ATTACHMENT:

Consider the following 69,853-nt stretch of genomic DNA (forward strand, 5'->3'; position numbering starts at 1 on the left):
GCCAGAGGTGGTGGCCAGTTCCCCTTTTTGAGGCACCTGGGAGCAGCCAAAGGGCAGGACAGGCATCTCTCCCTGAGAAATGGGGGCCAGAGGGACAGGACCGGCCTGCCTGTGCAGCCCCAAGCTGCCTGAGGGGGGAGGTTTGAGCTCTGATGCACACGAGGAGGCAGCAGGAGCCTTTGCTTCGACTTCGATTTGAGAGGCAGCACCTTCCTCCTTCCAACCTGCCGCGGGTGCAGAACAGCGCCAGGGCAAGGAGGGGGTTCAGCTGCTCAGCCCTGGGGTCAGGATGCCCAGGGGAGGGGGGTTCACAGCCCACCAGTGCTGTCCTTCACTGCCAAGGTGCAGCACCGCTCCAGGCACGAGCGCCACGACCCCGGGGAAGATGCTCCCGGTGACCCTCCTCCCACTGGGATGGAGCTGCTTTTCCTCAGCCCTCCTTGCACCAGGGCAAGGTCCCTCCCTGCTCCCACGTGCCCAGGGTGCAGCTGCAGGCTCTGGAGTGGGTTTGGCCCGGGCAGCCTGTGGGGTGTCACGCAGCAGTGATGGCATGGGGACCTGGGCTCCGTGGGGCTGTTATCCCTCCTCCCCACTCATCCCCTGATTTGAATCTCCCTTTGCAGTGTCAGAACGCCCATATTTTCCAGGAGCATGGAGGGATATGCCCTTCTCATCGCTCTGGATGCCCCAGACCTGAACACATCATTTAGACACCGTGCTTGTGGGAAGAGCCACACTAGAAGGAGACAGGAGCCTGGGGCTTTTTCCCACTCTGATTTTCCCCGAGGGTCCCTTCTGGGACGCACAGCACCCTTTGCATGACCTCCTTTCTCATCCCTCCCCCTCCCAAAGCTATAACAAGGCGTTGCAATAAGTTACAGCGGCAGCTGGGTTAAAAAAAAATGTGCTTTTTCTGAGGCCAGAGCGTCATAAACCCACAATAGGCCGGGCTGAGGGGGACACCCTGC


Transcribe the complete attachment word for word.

Consider the following 69,853-nt stretch of genomic DNA (forward strand, 5'->3'; position numbering starts at 1 on the left):
GCCAGAGGTGGTGGCCAGTTCCCCTTTTTGAGGCACCTGGGAGCAGCCAAAGGGCAGGACAGGCATCTCTCCCTGAGAAATGGGGGCCAGAGGGACAGGACCGGCCTGCCTGTGCAGCCCCAAGCTGCCTGAGGGGGGAGGTTTGAGCTCTGATGCACACGAGGAGGCAGCAGGAGCCTTTGCTTCGACTTCGATTTGAGAGGCAGCACCTTCCTCCTTCCAACCTGCCGCGGGTGCAGAACAGCGCCAGGGCAAGGAGGGGGTTCAGCTGCTCAGCCCTGGGGTCAGGATGCCCAGGGGAGGGGGGTTCACAGCCCACCAGTGCTGTCCTTCACTGCCAAGGTGCAGCACCGCTCCAGGCACGAGCGCCACGACCCCGGGGAAGATGCTCCCGGTGACCCTCCTCCCACTGGGATGGAGCTGCTTTTCCTCAGCCCTCCTTGCACCAGGGCAAGGTCCCTCCCTGCTCCCACGTGCCCAGGGTGCAGCTGCAGGCTCTGGAGTGGGTTTGGCCCGGGCAGCCTGTGGGGTGTCACGCAGCAGTGATGGCATGGGGACCTGGGCTCCGTGGGGCTGTTATCCCTCCTCCCCACTCATCCCCTGATTTGAATCTCCCTTTGCAGTGTCAGAACGCCCATATTTTCCAGGAGCATGGAGGGATATGCCCTTCTCATCGCTCTGGATGCCCCAGACCTGAACACATCATTTAGACACCGTGCTTGTGGGAAGAGCCACACTAGAAGGAGACAGGAGCCTGGGGCTTTTTCCCACTCTGATTTTCCCCGAGGGTCCCTTCTGGGACGCACAGCACCCTTTGCATGACCTCCTTTCTCATCCCTCCCCCTCCCAAAGCTATAACAAGGCGTTGCAATAAGTTACAGCGGCAGCTGGGTTAAAAAAAAATGTGCTTTTTCTGAGGCCAGAGCGTCATAAACCCACAATAGGCCGGGCTGAGGGGGACACCCTGC